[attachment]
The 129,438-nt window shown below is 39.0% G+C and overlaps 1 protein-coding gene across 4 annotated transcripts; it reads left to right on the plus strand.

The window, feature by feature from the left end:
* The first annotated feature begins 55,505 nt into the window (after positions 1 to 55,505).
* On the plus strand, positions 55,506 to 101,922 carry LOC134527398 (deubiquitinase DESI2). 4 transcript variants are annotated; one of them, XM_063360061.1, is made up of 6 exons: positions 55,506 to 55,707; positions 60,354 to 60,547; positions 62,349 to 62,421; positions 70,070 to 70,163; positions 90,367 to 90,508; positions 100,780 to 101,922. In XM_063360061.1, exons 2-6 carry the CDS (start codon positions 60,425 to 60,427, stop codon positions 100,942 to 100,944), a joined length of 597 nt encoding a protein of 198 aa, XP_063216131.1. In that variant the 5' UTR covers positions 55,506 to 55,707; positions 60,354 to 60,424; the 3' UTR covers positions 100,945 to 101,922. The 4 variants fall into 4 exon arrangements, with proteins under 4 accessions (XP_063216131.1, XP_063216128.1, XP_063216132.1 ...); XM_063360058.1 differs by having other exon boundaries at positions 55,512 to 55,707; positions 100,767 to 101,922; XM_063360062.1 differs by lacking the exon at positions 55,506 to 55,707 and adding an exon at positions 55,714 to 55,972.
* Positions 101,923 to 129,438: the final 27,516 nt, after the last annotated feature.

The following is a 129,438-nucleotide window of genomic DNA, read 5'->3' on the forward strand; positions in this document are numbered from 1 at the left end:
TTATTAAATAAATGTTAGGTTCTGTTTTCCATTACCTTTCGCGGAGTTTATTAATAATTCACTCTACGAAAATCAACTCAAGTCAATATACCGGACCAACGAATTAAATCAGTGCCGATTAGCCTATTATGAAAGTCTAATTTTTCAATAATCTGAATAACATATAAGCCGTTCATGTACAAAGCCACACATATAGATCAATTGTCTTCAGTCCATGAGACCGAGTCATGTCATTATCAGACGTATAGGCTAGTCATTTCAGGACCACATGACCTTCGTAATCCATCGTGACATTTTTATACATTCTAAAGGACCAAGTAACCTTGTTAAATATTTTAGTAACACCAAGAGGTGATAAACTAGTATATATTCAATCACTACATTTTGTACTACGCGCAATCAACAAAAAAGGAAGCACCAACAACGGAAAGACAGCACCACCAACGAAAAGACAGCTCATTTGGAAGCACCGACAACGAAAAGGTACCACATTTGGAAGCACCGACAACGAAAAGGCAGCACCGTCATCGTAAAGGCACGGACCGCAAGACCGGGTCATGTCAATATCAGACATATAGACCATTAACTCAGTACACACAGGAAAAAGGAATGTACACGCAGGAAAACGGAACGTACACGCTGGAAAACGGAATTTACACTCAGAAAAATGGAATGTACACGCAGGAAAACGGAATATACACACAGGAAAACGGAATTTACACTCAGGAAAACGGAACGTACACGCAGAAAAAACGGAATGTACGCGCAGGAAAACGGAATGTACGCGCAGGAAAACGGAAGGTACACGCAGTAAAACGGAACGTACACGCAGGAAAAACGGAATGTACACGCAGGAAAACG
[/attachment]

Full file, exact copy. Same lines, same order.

The 129,438-nt window shown below is 39.0% G+C and overlaps 1 protein-coding gene across 4 annotated transcripts; it reads left to right on the plus strand.

The window, feature by feature from the left end:
* The first annotated feature begins 55,505 nt into the window (after positions 1 to 55,505).
* On the plus strand, positions 55,506 to 101,922 carry LOC134527398 (deubiquitinase DESI2). 4 transcript variants are annotated; one of them, XM_063360061.1, is made up of 6 exons: positions 55,506 to 55,707; positions 60,354 to 60,547; positions 62,349 to 62,421; positions 70,070 to 70,163; positions 90,367 to 90,508; positions 100,780 to 101,922. In XM_063360061.1, exons 2-6 carry the CDS (start codon positions 60,425 to 60,427, stop codon positions 100,942 to 100,944), a joined length of 597 nt encoding a protein of 198 aa, XP_063216131.1. In that variant the 5' UTR covers positions 55,506 to 55,707; positions 60,354 to 60,424; the 3' UTR covers positions 100,945 to 101,922. The 4 variants fall into 4 exon arrangements, with proteins under 4 accessions (XP_063216131.1, XP_063216128.1, XP_063216132.1 ...); XM_063360058.1 differs by having other exon boundaries at positions 55,512 to 55,707; positions 100,767 to 101,922; XM_063360062.1 differs by lacking the exon at positions 55,506 to 55,707 and adding an exon at positions 55,714 to 55,972.
* Positions 101,923 to 129,438: the final 27,516 nt, after the last annotated feature.

The following is a 129,438-nucleotide window of genomic DNA, read 5'->3' on the forward strand; positions in this document are numbered from 1 at the left end:
TTATTAAATAAATGTTAGGTTCTGTTTTCCATTACCTTTCGCGGAGTTTATTAATAATTCACTCTACGAAAATCAACTCAAGTCAATATACCGGACCAACGAATTAAATCAGTGCCGATTAGCCTATTATGAAAGTCTAATTTTTCAATAATCTGAATAACATATAAGCCGTTCATGTACAAAGCCACACATATAGATCAATTGTCTTCAGTCCATGAGACCGAGTCATGTCATTATCAGACGTATAGGCTAGTCATTTCAGGACCACATGACCTTCGTAATCCATCGTGACATTTTTATACATTCTAAAGGACCAAGTAACCTTGTTAAATATTTTAGTAACACCAAGAGGTGATAAACTAGTATATATTCAATCACTACATTTTGTACTACGCGCAATCAACAAAAAAGGAAGCACCAACAACGGAAAGACAGCACCACCAACGAAAAGACAGCTCATTTGGAAGCACCGACAACGAAAAGGTACCACATTTGGAAGCACCGACAACGAAAAGGCAGCACCGTCATCGTAAAGGCACGGACCGCAAGACCGGGTCATGTCAATATCAGACATATAGACCATTAACTCAGTACACACAGGAAAAAGGAATGTACACGCAGGAAAACGGAACGTACACGCTGGAAAACGGAATTTACACTCAGAAAAATGGAATGTACACGCAGGAAAACGGAATATACACACAGGAAAACGGAATTTACACTCAGGAAAACGGAACGTACACGCAGAAAAAACGGAATGTACGCGCAGGAAAACGGAATGTACGCGCAGGAAAACGGAAGGTACACGCAGTAAAACGGAACGTACACGCAGGAAAAACGGAATGTACACGCAGGAAAACG